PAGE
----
FourFourFiveTwo has learned of a five-year old boy who was diagnosed with a severe allergic reaction to a product called Cipro.
He was told that his symptoms are severe enough that he needs to be on a course of anti-histamine medication, but doctors at the University of New South Wales (UNSW) told FourFourThree that the reaction was due to allergies and not the allergy medicine.
He will now be prescribed a course to prevent the problem developing again.
Dr Paul Jones, the chief medical officer for the university’s Allergy Centre, said they are concerned that the boy will develop a recurrence of the reaction and may not be able to cope with the prescribed course of allergy medication.
“We are concerned he may not recover,” Dr Jones said.
“The best thing we can do is to try to prevent this recurrence, because this is a serious allergic reaction.”
The company that manufactured the product said it is a generic medication used in Australia for severe allergies.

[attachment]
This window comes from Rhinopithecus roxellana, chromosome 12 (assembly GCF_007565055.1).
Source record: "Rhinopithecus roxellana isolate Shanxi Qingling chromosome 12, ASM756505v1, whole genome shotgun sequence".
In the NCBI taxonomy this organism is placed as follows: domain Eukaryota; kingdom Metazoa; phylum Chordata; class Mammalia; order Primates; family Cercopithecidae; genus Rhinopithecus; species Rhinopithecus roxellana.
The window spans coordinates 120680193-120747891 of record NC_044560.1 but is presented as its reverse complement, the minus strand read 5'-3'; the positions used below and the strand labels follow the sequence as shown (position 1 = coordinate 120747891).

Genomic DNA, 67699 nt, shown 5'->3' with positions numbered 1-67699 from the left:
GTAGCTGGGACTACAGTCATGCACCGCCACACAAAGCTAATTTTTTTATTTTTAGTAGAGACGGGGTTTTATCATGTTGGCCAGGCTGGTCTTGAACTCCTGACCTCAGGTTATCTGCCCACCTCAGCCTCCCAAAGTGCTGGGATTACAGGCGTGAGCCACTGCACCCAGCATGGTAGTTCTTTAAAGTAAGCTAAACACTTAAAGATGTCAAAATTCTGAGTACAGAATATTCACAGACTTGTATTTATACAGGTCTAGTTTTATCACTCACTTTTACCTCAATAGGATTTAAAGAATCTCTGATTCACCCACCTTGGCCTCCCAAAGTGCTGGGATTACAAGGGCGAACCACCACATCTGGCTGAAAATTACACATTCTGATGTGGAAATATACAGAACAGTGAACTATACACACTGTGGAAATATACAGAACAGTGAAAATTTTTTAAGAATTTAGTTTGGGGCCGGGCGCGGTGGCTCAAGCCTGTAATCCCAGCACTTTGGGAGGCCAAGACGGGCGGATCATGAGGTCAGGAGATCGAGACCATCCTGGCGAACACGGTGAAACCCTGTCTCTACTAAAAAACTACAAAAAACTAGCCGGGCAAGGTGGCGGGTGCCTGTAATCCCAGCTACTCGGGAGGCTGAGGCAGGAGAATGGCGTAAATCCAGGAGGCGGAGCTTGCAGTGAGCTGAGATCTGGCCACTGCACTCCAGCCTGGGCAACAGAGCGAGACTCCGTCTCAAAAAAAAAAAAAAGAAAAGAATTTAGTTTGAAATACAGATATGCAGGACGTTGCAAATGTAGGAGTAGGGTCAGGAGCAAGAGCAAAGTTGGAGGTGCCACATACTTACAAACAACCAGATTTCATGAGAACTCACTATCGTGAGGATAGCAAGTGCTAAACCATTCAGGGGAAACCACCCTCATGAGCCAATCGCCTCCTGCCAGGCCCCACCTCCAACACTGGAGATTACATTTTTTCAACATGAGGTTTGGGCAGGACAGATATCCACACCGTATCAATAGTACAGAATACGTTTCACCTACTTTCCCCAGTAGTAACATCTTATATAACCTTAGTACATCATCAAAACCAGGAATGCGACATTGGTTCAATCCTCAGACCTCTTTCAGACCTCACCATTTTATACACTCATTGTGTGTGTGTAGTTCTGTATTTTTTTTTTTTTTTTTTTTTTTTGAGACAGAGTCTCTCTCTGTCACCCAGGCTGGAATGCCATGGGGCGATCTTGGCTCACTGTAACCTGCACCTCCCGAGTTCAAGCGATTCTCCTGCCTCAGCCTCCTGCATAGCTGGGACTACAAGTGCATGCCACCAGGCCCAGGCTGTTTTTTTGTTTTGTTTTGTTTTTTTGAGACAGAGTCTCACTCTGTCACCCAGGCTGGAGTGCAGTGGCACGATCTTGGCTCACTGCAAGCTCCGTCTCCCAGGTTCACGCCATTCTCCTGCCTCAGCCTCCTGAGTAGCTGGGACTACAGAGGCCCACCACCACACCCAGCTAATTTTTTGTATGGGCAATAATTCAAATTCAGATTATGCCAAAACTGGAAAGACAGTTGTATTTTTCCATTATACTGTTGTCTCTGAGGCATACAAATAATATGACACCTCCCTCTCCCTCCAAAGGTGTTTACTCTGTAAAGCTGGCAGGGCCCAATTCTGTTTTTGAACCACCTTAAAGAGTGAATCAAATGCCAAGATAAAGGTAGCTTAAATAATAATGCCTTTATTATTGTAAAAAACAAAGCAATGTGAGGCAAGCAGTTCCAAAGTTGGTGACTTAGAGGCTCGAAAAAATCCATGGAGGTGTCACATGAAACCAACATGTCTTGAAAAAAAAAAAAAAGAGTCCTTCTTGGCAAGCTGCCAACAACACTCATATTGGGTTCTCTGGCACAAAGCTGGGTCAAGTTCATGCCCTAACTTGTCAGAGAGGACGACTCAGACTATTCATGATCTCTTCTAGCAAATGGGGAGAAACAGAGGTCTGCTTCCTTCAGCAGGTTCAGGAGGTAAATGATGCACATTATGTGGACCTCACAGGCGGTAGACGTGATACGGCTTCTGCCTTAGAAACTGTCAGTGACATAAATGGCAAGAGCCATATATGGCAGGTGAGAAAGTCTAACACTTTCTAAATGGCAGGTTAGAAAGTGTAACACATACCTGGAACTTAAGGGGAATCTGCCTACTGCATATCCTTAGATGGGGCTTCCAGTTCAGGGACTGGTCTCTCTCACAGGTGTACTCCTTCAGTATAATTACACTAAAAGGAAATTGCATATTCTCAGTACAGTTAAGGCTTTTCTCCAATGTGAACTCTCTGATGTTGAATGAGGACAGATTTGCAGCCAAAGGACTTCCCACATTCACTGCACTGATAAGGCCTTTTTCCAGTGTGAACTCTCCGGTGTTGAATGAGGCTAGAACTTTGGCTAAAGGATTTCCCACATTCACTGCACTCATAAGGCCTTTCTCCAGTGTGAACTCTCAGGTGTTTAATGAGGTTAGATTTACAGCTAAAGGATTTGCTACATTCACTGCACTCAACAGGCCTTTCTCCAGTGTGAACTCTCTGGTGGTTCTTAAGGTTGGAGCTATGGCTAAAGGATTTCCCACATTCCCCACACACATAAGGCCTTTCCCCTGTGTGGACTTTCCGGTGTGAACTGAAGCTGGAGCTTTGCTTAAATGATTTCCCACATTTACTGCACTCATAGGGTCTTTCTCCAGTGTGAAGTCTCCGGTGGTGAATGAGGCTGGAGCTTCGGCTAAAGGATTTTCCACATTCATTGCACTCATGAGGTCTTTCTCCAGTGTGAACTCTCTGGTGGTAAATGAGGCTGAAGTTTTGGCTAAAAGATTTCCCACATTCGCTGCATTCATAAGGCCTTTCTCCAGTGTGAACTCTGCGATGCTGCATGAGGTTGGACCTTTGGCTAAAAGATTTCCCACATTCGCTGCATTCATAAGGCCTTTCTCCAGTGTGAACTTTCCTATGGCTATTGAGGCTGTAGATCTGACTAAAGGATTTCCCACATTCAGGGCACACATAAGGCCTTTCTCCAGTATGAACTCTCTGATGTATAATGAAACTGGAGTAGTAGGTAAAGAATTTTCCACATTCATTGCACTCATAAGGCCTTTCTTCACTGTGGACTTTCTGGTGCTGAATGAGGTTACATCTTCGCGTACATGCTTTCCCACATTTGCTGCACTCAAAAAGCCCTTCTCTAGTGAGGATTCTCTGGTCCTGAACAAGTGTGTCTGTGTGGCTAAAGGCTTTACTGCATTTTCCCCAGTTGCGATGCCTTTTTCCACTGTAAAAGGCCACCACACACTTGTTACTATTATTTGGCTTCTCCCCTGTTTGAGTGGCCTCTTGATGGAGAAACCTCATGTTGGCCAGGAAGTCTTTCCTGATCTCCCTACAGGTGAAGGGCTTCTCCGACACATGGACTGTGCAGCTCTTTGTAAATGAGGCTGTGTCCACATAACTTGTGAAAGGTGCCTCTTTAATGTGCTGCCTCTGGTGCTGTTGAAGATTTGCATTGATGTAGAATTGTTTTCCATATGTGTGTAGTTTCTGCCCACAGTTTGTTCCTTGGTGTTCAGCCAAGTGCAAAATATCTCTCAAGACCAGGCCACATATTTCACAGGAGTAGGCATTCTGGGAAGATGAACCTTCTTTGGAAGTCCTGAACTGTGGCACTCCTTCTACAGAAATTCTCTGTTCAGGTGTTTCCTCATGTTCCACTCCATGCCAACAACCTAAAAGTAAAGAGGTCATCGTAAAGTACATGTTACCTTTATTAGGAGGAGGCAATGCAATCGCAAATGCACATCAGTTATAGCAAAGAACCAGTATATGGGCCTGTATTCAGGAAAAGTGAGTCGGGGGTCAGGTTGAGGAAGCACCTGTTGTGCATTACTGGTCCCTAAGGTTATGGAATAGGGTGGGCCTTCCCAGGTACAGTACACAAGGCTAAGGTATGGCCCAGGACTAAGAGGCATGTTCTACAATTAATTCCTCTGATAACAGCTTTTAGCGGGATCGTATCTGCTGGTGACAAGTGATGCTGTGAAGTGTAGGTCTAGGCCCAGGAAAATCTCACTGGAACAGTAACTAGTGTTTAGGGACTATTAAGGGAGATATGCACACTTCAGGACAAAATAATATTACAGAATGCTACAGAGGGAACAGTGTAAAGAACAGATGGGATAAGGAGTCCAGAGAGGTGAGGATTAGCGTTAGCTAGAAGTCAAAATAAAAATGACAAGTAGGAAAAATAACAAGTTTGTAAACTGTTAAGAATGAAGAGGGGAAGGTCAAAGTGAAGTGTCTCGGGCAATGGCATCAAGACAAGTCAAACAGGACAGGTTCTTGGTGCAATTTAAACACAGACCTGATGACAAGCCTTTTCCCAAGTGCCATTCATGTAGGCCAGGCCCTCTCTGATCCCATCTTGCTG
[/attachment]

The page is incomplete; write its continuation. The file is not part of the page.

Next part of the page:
The allergy medicine, called Cinolix, is prescribed by many Australian hospitals to prevent life-threatening reactions to the common cold, flu, coronavirus and allergy medications.
Dr Jones said the company’s advice was not to use the drug as a first line treatment for allergic reactions.
“There is a risk that it could be misused, especially for young children, and it is possible that the young person may develop a serious reaction to it,” Dr Smith said.
The allergist said that while the reactions were rare in the United States, it is common for children to be prescribed the drug for severe allergic reactions to allergy medications in other countries.
“This is something we would be worried about, because of the risks associated with misuse,” he said.